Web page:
A Bayraktar TB2 combat drone donated to Ukraine being presented in Šiauliai, Lithuania, July 2022
A Bayraktar TB2 combat drone donated to Ukraine being presented in Šiauliai, Lithuania, July 2022
Ints Kalnins / Reuters

At the outset of Russia’s invasion of Ukraine, most experts expected that Kyiv would fall quickly. Ukrainian forces were fighting against a military that was bigger and better armed. Russia’s troops had more combat experience and funding. The question was not if Moscow’s forces would depose the Ukrainian government but when regime change would happen.

Of course, Kyiv didn’t fall. Instead, the Ukrainian military stopped Russia’s assault on the capital and forced a retreat. Russia downsized its initial mission from wholesale conquest, and the war now mostly consists of grinding offensives and counteroffensives in Ukraine’s east and south. The question is no longer how long Kyiv can hold out. It is whether the Ukrainian government can reclaim occupied land.

There are several reasons for Ukraine’s surprising success. The Russian military’s logistical incompetence, its puzzling inability to secure early air superiority, and low troop morale all played a part. So did Western support for Ukraine and the sheer tenacity of the country’s soldiers. But these explanations do not tell the full story. The Ukrainian military deserves recognition not just for its troops’ motivation but also for its technical savvy. It has used cutting-edge technologies and adapted existing capabilities in creative new ways, on and off the kinetic battlefield. It has deployed loitering munitions—missiles with the ability to stay on station until an operator locates a target—and modified commercial drones that can destroy Russian troops and equipment on the cheap. It has tapped commercial satellite data to track Russian troop movements in near real time. And Kyiv has wisely used artificial intelligence, in conjunction with this satellite imagery, to create software that helps artillery locate, aim, and destroy targets in the most efficient and lethal manner possible.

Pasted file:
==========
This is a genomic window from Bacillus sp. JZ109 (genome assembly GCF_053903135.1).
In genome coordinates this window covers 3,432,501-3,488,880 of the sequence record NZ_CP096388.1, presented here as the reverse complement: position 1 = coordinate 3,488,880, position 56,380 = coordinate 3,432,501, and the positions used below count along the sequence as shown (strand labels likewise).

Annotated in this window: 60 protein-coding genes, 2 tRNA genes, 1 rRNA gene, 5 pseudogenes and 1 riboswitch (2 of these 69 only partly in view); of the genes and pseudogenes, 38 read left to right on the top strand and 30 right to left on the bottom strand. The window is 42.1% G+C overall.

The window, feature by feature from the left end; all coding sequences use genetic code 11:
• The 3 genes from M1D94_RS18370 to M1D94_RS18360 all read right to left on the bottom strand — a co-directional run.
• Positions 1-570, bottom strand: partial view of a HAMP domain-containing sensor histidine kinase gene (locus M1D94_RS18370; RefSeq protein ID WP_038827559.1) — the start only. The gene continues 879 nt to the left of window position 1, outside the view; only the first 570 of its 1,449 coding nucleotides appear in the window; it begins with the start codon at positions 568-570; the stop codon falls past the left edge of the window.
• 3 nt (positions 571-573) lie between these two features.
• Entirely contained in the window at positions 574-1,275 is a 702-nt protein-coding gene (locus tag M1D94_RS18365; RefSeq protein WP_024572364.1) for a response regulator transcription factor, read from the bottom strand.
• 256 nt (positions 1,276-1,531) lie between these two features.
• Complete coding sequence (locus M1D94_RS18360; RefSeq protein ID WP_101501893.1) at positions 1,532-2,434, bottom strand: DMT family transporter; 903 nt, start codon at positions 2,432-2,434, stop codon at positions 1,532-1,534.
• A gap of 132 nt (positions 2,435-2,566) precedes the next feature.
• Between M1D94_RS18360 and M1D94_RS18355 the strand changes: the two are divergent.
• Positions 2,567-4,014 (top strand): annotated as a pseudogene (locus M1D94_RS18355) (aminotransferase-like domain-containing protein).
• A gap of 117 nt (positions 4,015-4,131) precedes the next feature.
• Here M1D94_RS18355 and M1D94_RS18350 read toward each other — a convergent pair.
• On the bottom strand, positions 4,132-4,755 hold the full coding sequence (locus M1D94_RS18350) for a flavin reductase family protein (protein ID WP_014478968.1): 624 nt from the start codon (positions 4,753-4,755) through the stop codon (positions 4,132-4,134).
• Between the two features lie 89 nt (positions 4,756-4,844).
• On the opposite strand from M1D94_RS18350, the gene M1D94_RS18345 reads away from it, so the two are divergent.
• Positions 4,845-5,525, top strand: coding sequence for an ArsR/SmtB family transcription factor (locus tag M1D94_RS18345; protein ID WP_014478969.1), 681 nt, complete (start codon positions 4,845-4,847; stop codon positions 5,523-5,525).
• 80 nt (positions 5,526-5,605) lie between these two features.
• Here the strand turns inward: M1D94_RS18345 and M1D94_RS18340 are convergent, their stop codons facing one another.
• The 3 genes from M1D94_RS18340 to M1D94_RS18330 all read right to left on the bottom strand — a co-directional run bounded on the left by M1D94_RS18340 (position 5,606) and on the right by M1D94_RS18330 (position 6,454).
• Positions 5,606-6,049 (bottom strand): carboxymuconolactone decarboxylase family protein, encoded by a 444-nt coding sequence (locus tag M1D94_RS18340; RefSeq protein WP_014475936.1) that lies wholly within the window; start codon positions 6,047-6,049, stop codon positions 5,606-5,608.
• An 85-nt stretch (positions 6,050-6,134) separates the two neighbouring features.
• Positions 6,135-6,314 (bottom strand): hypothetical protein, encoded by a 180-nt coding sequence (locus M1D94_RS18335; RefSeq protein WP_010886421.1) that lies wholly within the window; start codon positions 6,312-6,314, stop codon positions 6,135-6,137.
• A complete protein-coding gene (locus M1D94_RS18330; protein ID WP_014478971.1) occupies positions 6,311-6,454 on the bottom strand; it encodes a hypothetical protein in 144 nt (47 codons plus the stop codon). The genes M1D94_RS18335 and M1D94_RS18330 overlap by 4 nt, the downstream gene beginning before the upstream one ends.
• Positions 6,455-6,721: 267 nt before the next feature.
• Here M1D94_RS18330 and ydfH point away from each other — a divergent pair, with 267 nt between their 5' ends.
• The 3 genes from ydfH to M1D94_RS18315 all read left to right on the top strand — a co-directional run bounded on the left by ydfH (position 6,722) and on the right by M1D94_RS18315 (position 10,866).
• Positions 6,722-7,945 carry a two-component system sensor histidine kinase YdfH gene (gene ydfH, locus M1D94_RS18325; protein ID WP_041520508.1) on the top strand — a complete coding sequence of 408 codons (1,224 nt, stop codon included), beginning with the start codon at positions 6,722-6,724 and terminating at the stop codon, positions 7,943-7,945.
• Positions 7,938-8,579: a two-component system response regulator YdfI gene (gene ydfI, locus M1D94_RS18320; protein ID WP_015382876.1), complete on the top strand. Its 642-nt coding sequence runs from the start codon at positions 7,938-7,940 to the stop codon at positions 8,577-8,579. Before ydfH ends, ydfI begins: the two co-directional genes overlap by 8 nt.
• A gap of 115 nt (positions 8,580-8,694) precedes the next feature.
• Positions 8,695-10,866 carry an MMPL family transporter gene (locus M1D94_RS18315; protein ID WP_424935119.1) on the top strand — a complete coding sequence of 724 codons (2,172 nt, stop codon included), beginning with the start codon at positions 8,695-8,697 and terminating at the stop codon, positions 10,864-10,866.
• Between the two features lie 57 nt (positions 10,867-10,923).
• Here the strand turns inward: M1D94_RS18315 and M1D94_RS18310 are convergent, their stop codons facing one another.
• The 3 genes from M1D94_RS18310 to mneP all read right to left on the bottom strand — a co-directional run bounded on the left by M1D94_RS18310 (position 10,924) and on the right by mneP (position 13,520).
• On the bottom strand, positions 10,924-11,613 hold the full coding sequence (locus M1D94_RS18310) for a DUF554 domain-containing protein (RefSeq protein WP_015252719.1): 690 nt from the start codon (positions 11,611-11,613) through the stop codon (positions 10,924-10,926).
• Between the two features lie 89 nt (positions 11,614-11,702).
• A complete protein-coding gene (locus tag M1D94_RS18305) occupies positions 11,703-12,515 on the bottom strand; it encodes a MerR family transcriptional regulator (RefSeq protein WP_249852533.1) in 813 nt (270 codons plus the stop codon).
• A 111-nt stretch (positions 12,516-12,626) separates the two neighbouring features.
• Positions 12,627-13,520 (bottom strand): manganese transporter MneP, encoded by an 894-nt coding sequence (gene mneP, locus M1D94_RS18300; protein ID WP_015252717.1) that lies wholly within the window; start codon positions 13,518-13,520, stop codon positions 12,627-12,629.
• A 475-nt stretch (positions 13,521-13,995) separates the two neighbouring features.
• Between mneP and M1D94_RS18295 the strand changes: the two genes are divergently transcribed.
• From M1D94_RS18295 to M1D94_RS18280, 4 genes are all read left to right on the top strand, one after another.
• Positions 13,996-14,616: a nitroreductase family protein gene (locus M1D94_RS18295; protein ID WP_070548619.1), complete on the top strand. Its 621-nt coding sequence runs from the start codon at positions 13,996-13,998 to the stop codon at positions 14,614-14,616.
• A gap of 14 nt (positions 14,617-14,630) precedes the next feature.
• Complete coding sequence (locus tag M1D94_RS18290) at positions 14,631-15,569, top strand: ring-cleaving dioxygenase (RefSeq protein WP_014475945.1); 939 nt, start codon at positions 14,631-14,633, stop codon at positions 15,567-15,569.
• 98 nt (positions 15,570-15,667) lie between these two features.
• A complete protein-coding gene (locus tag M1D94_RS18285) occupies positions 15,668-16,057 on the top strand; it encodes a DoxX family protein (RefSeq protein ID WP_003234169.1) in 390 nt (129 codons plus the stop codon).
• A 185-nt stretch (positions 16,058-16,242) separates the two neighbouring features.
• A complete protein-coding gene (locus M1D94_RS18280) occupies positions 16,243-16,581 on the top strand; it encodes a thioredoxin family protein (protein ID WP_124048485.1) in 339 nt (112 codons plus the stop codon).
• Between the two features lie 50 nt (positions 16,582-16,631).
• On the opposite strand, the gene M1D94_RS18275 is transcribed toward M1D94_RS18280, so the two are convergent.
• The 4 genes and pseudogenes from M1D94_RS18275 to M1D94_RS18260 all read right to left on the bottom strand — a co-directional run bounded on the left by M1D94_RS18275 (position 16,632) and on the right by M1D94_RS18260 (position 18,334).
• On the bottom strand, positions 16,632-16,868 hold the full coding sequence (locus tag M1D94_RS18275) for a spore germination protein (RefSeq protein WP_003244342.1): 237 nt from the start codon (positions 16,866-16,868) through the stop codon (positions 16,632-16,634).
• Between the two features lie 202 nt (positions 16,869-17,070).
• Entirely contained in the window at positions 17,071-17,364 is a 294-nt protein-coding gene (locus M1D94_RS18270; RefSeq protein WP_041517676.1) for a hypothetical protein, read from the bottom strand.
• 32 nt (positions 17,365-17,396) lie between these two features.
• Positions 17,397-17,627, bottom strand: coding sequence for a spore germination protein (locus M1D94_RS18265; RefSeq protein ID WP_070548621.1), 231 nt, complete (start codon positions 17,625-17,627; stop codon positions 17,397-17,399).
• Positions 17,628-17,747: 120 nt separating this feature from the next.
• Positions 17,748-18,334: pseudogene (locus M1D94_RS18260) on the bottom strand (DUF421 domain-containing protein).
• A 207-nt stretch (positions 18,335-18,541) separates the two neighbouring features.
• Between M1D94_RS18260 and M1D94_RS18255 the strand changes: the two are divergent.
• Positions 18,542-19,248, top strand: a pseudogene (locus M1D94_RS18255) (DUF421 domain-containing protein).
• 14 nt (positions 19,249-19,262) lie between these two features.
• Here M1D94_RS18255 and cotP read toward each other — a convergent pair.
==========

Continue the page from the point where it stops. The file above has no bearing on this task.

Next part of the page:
Ukraine’s success with these technologies doesn’t come because the tools are fancier or more complex than the ones Russia has deployed. Quite the contrary. Many of the technologies that Ukraine has used are very affordable and simple to deploy. In fact, the convenience of these tools is precisely what makes them so powerful. Because its technology is easy to operate, Ukraine can draw on soldiers with little training and even ordinary civilians to win on the battlefield. In doing so, the country has highlighted a bigger trend in warfare, one with implications that extend beyond this conflict: the democratization of military power. Ukraine’s tools have expanded the warfighting beyond the physical battlefield—and beyond traditional military and state actors—to allow everyday citizens, private companies, and civilian institutions to help in the fight. It’s a trend that will change how other countries conduct wars moving forward.

PEOPLE POWER

The conflict in Ukraine is an outlier. Most major modern wars have been between powerful states and weak states, between two weak states, or between states or nonstate actors. But unlike Iraq and the United States, both Russia and Ukraine are large countries with well-equipped militaries. As a result, the Ukrainian steppes have been transformed into a proving ground for next-generation technologies and military innovations.

Most significant, the conflict in Ukraine represents a sort of coming of age and maturing of many advanced technologies previously thought of as more niche, from drones to loitering munitions to commercial satellites. That’s because Ukraine has wielded them with visible success. The country, for instance, has upended conventional wisdom that drones will struggle to operate in the face of air defenses. It has proved that commercially owned or open-source data are, in fact, accessible and useful sources of battlefield intelligence.